UT assistant professor researches programmable molecules

Jack Stenglein

Computation is often considered a man-made phenomenon, but according to David Soloveichik, it doesn’t have to be. Soloveichik, a UT computer and electrical engineering assistant professor, applies the principles of his field to biological settings to create programmable molecules. 

Soloveichik said future applications of programmable molecules may include chemically-controlled cells that can better carry out chemical processes, smart drugs that detect and kill specific cells and more complex nanotechnology. 

“Biologists generally appreciate computer science as a source of tools, but not as a source of ideas and principles, even though every cell in our body must be able to compute,” Soloveichik said. “Every cell takes input and decides what to do next. The whole process of development is a fundamental algorithm we don’t understand.”

Soloveichik’s work is split into two parts: studying the reaction rules that molecules must obey — called chemical reaction networks — and creating these molecules.

These reaction networks take hours to compute relatively simple tasks, but Soloveichik said the end goal is not speed. Instead, the point is to embed logic into living biological systems.

Soloveichik has worked on one application of reaction networks called a chemical caucus. In this network, the goal is to start with two chemicals and convert the minority into the majority chemical, resulting in only one chemical. 

Georg Seelig, a computer science and electrical engineering assistant professor at the University of Washington who collaborated with Soloveichik to develop the chemical caucus, said this application could be useful in medicine. 

“The kind of logic devices we built could be interesting for creating smarter therapeutics and diagnostics,” Seelig said. “For example, [in a diagnostic test] if some chemical is in the majority, it is cancer. If it’s not in the majority, it’s not cancer. That’s not what we’ve done, but you can imagine it being good for that.”

Additionally, Soloveichik has studied reaction networks that utilize “chemical counting” to output exactly one molecule of some input. According to David Doty, a computer science assistant professor at UC Davis who worked with Soloveichik, this could be the first step to sophisticated computation in chemical reaction networks.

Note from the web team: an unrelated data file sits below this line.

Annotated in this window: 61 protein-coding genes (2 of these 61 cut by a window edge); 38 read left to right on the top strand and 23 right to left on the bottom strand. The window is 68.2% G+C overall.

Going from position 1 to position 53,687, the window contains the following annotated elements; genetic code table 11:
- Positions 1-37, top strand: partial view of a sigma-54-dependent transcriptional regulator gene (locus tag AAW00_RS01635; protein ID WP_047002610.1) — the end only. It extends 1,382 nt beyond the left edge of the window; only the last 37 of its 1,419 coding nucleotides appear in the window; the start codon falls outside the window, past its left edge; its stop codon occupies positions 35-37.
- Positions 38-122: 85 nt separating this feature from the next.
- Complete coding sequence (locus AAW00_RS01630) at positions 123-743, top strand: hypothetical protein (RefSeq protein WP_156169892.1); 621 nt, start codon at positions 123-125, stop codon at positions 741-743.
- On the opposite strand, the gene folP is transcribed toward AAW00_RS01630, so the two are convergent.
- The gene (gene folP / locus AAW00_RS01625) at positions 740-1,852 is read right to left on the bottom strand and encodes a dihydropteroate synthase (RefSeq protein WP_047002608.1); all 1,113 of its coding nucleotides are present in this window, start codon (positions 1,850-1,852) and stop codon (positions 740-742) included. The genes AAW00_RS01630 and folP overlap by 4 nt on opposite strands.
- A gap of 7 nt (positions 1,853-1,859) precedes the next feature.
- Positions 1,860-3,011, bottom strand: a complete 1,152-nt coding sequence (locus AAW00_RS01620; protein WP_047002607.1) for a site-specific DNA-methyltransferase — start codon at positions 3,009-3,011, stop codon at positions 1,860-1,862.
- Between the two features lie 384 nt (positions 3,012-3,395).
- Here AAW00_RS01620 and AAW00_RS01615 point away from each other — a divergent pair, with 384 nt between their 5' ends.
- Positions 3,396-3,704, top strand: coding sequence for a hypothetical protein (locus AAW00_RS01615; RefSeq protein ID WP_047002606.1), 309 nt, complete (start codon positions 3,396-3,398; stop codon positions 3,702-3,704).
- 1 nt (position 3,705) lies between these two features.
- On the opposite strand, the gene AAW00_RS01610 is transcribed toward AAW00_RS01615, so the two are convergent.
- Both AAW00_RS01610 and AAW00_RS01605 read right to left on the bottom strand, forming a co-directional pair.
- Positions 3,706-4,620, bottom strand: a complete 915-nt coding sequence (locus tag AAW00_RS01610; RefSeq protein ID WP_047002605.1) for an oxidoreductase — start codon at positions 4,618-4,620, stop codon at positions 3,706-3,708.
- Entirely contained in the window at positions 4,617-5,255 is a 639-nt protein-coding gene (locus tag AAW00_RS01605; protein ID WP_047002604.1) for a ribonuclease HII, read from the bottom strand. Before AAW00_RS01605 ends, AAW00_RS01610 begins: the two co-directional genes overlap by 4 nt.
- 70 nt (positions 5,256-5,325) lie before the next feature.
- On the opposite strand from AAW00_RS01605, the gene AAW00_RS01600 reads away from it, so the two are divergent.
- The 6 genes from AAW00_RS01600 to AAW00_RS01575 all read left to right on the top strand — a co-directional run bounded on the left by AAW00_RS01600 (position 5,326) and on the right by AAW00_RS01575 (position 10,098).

“The task … is to coordinate and find one molecule the rest identify as special,” Doty said. “There are tasks that get easier if a leader takes charge and coordinates. If there’s two agents that think they are leaders, they will start conflicting with each other.”

Soloveichik said that these reaction networks could theoretically work in living cells but that he currently works on them outside of cells. 

“I’m still at the point where I really want to understand how they work, and I don’t want to put them into cells before I completely understand them,” Soloveichik said. “Cells are very messy, and working outside them gives clarity of thought.”

Doty said that these and more complex chemical reaction networks could be used to model basic logic problems without obvious answers.

“We are trying to get computations to happen in an environment where it’s not obvious how to do [a task] with a regular computer,” Doty said. “For example, a smart drug that activates itself depending on a cellular condition in the body. It’s not so much about the computation being complicated. It’s that it necessarily needs to be done in a chemical context.”

Soloveichik said in the next few years he would like to speed up the reactions, correct error and see the networks embedded into cells, but the long-term future of this field is uncertain. 

“There’s a lot to argue about the future [of programmable molecules],” Soloveichik said. “This is a very early stage, and it’s not clear what it will look like in 20 years, when we actually get good at inserting logic into cells.”

However, Doty has high hopes for the future of programmable molecules.

“Learning how to manipulate matter on the molecular level and learning to program matter to manipulate itself would revolutionize huge areas of science in ways I can’t even guess at,” Doty said.